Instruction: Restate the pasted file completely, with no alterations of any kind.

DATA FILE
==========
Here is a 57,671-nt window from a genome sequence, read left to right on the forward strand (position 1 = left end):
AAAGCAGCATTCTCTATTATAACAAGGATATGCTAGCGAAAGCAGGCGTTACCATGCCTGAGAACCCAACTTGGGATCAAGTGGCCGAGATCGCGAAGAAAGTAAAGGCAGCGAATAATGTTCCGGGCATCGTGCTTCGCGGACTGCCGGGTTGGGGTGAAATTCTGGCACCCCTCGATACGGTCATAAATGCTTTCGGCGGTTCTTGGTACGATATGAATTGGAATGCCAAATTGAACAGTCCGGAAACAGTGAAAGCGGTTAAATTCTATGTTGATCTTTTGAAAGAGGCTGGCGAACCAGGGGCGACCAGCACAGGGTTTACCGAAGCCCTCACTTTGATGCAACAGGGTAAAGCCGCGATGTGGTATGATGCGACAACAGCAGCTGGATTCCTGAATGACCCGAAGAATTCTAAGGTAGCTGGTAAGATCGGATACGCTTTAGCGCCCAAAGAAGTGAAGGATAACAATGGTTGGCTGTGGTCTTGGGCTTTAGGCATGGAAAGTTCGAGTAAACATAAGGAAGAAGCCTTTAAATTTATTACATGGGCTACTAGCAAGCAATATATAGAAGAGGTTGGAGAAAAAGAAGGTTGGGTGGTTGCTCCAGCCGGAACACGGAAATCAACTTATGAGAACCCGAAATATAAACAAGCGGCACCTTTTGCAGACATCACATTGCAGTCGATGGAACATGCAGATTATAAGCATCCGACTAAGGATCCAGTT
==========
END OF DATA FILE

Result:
Here is a 57,671-nt window from a genome sequence, read left to right on the forward strand (position 1 = left end):
AAAGCAGCATTCTCTATTATAACAAGGATATGCTAGCGAAAGCAGGCGTTACCATGCCTGAGAACCCAACTTGGGATCAAGTGGCCGAGATCGCGAAGAAAGTAAAGGCAGCGAATAATGTTCCGGGCATCGTGCTTCGCGGACTGCCGGGTTGGGGTGAAATTCTGGCACCCCTCGATACGGTCATAAATGCTTTCGGCGGTTCTTGGTACGATATGAATTGGAATGCCAAATTGAACAGTCCGGAAACAGTGAAAGCGGTTAAATTCTATGTTGATCTTTTGAAAGAGGCTGGCGAACCAGGGGCGACCAGCACAGGGTTTACCGAAGCCCTCACTTTGATGCAACAGGGTAAAGCCGCGATGTGGTATGATGCGACAACAGCAGCTGGATTCCTGAATGACCCGAAGAATTCTAAGGTAGCTGGTAAGATCGGATACGCTTTAGCGCCCAAAGAAGTGAAGGATAACAATGGTTGGCTGTGGTCTTGGGCTTTAGGCATGGAAAGTTCGAGTAAACATAAGGAAGAAGCCTTTAAATTTATTACATGGGCTACTAGCAAGCAATATATAGAAGAGGTTGGAGAAAAAGAAGGTTGGGTGGTTGCTCCAGCCGGAACACGGAAATCAACTTATGAGAACCCGAAATATAAACAAGCGGCACCTTTTGCAGACATCACATTGCAGTCGATGGAACATGCAGATTATAAGCATCCGACTAAGGATCCAGTT